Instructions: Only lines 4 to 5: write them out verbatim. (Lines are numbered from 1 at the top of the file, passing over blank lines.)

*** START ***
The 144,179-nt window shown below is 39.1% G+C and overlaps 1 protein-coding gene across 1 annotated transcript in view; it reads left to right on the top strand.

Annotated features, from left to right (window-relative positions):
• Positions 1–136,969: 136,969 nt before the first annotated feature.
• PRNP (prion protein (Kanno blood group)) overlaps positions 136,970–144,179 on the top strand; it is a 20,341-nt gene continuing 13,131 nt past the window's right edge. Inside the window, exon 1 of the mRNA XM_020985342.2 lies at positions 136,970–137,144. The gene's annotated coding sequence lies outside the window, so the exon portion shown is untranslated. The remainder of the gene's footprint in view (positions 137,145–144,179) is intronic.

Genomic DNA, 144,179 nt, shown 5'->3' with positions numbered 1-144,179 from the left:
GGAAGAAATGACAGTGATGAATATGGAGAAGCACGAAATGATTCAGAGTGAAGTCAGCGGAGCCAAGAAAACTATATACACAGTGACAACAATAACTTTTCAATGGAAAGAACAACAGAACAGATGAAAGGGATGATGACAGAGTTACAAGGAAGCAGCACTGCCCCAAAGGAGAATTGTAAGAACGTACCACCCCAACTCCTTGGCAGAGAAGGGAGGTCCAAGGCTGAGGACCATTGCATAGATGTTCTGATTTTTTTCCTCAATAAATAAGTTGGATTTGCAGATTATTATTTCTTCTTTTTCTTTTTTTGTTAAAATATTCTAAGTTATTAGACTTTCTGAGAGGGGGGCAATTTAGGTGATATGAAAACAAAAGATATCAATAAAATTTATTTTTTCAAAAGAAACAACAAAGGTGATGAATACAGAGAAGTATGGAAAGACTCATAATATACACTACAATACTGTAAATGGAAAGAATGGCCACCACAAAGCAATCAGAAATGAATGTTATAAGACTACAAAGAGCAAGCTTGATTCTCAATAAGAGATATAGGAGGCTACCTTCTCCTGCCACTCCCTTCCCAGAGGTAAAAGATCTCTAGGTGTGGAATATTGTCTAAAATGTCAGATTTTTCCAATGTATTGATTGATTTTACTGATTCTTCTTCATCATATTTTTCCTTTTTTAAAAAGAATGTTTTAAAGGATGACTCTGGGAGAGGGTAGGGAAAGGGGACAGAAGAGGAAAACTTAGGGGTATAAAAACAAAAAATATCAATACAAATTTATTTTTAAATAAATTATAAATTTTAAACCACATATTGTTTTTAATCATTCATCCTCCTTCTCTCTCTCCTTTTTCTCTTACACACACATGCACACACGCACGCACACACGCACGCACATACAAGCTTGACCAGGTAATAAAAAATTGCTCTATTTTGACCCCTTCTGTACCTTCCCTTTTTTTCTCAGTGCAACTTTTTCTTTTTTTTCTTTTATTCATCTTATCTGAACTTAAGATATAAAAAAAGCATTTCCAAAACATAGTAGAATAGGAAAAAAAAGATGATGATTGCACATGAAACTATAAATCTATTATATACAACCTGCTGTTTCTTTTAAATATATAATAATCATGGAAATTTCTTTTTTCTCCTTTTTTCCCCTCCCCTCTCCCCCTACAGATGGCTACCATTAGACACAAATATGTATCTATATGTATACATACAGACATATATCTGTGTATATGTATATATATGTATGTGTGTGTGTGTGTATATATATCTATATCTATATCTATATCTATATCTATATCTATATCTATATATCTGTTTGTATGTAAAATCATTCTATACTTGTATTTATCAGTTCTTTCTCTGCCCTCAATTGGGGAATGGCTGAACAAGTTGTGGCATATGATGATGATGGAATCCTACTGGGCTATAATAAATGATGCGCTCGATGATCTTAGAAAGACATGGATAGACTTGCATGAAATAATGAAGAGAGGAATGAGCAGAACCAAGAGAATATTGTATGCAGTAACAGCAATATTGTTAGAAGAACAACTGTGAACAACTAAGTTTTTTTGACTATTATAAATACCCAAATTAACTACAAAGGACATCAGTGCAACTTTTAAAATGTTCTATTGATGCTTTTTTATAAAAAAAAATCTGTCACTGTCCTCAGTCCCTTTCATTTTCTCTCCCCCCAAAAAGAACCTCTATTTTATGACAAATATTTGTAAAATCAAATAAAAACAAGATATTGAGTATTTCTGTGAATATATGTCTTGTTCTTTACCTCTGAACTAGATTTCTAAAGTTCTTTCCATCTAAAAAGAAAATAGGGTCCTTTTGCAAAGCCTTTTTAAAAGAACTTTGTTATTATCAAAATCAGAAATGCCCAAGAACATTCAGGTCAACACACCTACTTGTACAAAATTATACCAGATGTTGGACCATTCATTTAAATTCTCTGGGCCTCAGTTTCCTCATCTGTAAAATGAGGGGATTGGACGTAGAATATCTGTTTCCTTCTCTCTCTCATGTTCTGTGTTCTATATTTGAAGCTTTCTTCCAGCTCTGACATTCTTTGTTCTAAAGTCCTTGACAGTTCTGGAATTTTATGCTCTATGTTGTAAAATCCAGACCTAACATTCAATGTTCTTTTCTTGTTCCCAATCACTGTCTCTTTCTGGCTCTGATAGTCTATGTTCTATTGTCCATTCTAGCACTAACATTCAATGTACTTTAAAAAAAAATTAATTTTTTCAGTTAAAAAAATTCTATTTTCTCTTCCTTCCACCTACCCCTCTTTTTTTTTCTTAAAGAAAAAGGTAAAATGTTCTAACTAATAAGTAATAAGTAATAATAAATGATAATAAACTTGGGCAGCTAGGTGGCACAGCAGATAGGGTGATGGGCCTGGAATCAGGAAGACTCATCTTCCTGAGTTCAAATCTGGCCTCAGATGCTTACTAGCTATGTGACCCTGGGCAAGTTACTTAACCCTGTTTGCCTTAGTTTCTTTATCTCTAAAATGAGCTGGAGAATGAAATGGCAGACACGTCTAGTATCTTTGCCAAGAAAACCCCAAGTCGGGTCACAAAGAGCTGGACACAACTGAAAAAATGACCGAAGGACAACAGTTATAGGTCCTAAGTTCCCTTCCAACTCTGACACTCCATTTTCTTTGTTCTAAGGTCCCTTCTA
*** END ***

• PRNP (prion protein (Kanno blood group)) overlaps positions 136,970–144,179 on the top strand; it is a 20,341-nt gene continuing 13,131 nt past the window's right edge. Inside the window, exon 1 of the mRNA XM_020985342.2 lies at positions 136,970–137,144. The gene's annotated coding sequence lies outside the window, so the exon portion shown is untranslated. The remainder of the gene's footprint in view (positions 137,145–144,179) is intronic.

Genomic DNA, 144,179 nt, shown 5'->3' with positions numbered 1-144,179 from the left: